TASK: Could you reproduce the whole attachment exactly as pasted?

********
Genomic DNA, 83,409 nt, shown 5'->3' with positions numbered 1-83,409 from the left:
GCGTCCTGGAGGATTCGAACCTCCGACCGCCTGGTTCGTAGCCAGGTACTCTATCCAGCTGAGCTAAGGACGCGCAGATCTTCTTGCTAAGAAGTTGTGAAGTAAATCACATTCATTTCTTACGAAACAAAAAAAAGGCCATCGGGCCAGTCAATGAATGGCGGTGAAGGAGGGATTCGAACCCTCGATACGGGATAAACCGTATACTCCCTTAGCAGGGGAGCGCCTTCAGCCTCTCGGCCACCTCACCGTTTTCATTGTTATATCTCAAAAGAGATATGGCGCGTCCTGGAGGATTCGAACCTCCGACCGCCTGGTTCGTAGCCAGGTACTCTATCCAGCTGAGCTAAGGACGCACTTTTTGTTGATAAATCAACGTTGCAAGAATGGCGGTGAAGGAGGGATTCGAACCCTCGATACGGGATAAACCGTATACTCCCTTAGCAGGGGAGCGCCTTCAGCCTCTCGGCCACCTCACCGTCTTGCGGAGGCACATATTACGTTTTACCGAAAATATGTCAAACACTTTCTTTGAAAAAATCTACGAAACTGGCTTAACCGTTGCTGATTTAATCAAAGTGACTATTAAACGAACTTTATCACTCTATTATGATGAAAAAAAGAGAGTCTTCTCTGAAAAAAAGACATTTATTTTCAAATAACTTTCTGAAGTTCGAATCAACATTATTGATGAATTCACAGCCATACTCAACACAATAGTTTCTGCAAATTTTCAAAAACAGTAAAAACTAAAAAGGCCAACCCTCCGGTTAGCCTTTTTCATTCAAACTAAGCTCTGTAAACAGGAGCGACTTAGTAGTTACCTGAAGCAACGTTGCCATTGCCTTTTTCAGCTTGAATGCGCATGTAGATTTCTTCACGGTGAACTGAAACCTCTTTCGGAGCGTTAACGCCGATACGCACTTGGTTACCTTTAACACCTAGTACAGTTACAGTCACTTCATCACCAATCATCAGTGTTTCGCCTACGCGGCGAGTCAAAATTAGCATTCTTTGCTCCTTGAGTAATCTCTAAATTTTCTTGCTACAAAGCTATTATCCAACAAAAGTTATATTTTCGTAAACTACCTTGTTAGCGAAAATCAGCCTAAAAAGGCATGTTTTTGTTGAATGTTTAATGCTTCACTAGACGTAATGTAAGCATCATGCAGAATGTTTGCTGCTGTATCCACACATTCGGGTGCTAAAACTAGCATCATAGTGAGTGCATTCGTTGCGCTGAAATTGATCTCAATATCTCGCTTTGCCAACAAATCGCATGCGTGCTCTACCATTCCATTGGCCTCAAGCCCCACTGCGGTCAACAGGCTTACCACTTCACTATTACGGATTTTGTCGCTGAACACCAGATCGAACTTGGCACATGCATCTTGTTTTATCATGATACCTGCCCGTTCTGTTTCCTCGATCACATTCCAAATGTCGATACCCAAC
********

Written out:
Genomic DNA, 83,409 nt, shown 5'->3' with positions numbered 1-83,409 from the left:
GCGTCCTGGAGGATTCGAACCTCCGACCGCCTGGTTCGTAGCCAGGTACTCTATCCAGCTGAGCTAAGGACGCGCAGATCTTCTTGCTAAGAAGTTGTGAAGTAAATCACATTCATTTCTTACGAAACAAAAAAAAGGCCATCGGGCCAGTCAATGAATGGCGGTGAAGGAGGGATTCGAACCCTCGATACGGGATAAACCGTATACTCCCTTAGCAGGGGAGCGCCTTCAGCCTCTCGGCCACCTCACCGTTTTCATTGTTATATCTCAAAAGAGATATGGCGCGTCCTGGAGGATTCGAACCTCCGACCGCCTGGTTCGTAGCCAGGTACTCTATCCAGCTGAGCTAAGGACGCACTTTTTGTTGATAAATCAACGTTGCAAGAATGGCGGTGAAGGAGGGATTCGAACCCTCGATACGGGATAAACCGTATACTCCCTTAGCAGGGGAGCGCCTTCAGCCTCTCGGCCACCTCACCGTCTTGCGGAGGCACATATTACGTTTTACCGAAAATATGTCAAACACTTTCTTTGAAAAAATCTACGAAACTGGCTTAACCGTTGCTGATTTAATCAAAGTGACTATTAAACGAACTTTATCACTCTATTATGATGAAAAAAAGAGAGTCTTCTCTGAAAAAAAGACATTTATTTTCAAATAACTTTCTGAAGTTCGAATCAACATTATTGATGAATTCACAGCCATACTCAACACAATAGTTTCTGCAAATTTTCAAAAACAGTAAAAACTAAAAAGGCCAACCCTCCGGTTAGCCTTTTTCATTCAAACTAAGCTCTGTAAACAGGAGCGACTTAGTAGTTACCTGAAGCAACGTTGCCATTGCCTTTTTCAGCTTGAATGCGCATGTAGATTTCTTCACGGTGAACTGAAACCTCTTTCGGAGCGTTAACGCCGATACGCACTTGGTTACCTTTAACACCTAGTACAGTTACAGTCACTTCATCACCAATCATCAGTGTTTCGCCTACGCGGCGAGTCAAAATTAGCATTCTTTGCTCCTTGAGTAATCTCTAAATTTTCTTGCTACAAAGCTATTATCCAACAAAAGTTATATTTTCGTAAACTACCTTGTTAGCGAAAATCAGCCTAAAAAGGCATGTTTTTGTTGAATGTTTAATGCTTCACTAGACGTAATGTAAGCATCATGCAGAATGTTTGCTGCTGTATCCACACATTCGGGTGCTAAAACTAGCATCATAGTGAGTGCATTCGTTGCGCTGAAATTGATCTCAATATCTCGCTTTGCCAACAAATCGCATGCGTGCTCTACCATTCCATTGGCCTCAAGCCCCACTGCGGTCAACAGGCTTACCACTTCACTATTACGGATTTTGTCGCTGAACACCAGATCGAACTTGGCACATGCATCTTGTTTTATCATGATACCTGCCCGTTCTGTTTCCTCGATCACATTCCAAATGTCGATACCCAAC